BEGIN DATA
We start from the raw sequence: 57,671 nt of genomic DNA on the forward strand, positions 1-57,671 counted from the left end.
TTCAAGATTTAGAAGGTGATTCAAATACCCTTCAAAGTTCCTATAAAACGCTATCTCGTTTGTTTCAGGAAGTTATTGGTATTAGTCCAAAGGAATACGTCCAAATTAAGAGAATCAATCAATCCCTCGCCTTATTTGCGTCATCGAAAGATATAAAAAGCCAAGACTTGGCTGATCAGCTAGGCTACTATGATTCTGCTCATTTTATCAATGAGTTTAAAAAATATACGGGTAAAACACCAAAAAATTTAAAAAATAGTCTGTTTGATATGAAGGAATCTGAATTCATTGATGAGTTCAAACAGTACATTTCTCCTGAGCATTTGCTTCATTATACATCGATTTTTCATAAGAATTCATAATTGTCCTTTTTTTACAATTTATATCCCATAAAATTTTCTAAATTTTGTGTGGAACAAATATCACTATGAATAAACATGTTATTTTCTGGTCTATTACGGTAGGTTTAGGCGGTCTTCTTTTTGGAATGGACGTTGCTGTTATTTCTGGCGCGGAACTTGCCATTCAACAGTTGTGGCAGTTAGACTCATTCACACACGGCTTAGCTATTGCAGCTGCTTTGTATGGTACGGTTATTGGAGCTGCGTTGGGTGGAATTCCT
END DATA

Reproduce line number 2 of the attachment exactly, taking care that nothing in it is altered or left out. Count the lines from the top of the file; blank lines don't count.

TTCAAGATTTAGAAGGTGATTCAAATACCCTTCAAAGTTCCTATAAAACGCTATCTCGTTTGTTTCAGGAAGTTATTGGTATTAGTCCAAAGGAATACGTCCAAATTAAGAGAATCAATCAATCCCTCGCCTTATTTGCGTCATCGAAAGATATAAAAAGCCAAGACTTGGCTGATCAGCTAGGCTACTATGATTCTGCTCATTTTATCAATGAGTTTAAAAAATATACGGGTAAAACACCAAAAAATTTAAAAAATAGTCTGTTTGATATGAAGGAATCTGAATTCATTGATGAGTTCAAACAGTACATTTCTCCTGAGCATTTGCTTCATTATACATCGATTTTTCATAAGAATTCATAATTGTCCTTTTTTTACAATTTATATCCCATAAAATTTTCTAAATTTTGTGTGGAACAAATATCACTATGAATAAACATGTTATTTTCTGGTCTATTACGGTAGGTTTAGGCGGTCTTCTTTTTGGAATGGACGTTGCTGTTATTTCTGGCGCGGAACTTGCCATTCAACAGTTGTGGCAGTTAGACTCATTCACACACGGCTTAGCTATTGCAGCTGCTTTGTATGGTACGGTTATTGGAGCTGCGTTGGGTGGAATTCCT